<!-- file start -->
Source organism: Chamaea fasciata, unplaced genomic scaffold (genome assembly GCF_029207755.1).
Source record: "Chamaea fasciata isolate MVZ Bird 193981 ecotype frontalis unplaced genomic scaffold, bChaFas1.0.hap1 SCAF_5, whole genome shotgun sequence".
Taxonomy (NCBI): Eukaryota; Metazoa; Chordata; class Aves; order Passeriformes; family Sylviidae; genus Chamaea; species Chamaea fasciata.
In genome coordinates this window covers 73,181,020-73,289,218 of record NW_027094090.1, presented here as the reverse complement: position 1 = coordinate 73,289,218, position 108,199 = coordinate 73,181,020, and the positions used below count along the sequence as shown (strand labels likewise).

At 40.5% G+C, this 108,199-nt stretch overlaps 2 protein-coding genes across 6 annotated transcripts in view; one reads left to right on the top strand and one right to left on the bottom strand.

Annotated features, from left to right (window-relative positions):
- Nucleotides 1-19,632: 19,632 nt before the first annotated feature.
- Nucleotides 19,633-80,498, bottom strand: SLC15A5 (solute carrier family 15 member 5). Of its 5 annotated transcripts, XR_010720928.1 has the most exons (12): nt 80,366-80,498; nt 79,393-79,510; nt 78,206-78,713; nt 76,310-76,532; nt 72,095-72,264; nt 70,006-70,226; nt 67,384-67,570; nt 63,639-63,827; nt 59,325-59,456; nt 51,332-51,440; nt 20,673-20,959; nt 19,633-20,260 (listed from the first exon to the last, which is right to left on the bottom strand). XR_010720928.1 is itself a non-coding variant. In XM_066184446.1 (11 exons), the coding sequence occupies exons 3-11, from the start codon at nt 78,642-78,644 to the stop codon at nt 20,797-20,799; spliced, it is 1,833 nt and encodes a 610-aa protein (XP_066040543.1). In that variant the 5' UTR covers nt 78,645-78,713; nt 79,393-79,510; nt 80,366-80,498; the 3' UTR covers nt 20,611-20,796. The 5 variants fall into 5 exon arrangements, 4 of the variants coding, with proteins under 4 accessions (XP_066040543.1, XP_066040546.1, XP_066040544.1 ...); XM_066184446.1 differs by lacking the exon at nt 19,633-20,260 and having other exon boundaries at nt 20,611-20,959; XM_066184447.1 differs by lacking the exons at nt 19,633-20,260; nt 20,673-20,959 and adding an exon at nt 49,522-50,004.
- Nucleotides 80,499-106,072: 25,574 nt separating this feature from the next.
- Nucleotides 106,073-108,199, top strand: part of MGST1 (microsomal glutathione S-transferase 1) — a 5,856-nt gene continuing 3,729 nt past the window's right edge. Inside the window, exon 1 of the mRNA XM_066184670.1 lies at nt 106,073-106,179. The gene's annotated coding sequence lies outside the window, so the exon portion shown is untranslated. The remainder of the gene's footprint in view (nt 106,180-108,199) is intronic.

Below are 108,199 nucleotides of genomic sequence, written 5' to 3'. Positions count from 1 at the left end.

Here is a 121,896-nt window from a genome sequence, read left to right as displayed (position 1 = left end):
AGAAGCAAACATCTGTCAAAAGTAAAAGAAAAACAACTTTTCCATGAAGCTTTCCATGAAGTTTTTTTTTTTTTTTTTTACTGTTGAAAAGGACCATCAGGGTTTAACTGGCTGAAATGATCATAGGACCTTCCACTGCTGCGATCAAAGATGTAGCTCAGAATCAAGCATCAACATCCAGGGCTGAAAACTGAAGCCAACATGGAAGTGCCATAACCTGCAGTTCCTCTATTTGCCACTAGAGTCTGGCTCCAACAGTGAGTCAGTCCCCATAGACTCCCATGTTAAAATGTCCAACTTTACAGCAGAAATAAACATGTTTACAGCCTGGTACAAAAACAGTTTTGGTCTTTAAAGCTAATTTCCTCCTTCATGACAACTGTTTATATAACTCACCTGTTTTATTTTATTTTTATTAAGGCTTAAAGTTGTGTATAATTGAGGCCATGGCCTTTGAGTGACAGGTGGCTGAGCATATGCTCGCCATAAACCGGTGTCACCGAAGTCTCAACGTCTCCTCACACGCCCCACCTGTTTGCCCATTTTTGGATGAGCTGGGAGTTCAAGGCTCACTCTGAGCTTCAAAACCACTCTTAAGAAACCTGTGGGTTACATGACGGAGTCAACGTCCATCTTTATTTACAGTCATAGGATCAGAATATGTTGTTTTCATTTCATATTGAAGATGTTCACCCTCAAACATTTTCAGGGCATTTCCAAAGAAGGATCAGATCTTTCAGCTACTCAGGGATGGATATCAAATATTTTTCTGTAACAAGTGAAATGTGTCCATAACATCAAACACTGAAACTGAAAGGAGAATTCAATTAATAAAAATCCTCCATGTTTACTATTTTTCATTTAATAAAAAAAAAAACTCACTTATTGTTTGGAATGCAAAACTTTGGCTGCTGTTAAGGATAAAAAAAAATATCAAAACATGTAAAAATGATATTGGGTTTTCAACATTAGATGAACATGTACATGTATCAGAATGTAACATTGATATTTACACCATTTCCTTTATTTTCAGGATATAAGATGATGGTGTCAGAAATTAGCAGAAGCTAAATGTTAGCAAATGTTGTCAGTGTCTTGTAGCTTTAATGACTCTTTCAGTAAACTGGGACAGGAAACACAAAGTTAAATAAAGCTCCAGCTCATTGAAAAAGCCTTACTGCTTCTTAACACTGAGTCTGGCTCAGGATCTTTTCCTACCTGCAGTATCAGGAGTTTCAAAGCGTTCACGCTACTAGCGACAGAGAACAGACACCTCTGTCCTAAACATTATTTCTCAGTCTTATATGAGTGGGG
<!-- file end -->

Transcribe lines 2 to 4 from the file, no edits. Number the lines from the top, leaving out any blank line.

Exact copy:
Source record: "Chamaea fasciata isolate MVZ Bird 193981 ecotype frontalis unplaced genomic scaffold, bChaFas1.0.hap1 SCAF_5, whole genome shotgun sequence".
Taxonomy (NCBI): Eukaryota; Metazoa; Chordata; class Aves; order Passeriformes; family Sylviidae; genus Chamaea; species Chamaea fasciata.
In genome coordinates this window covers 73,181,020-73,289,218 of record NW_027094090.1, presented here as the reverse complement: position 1 = coordinate 73,289,218, position 108,199 = coordinate 73,181,020, and the positions used below count along the sequence as shown (strand labels likewise).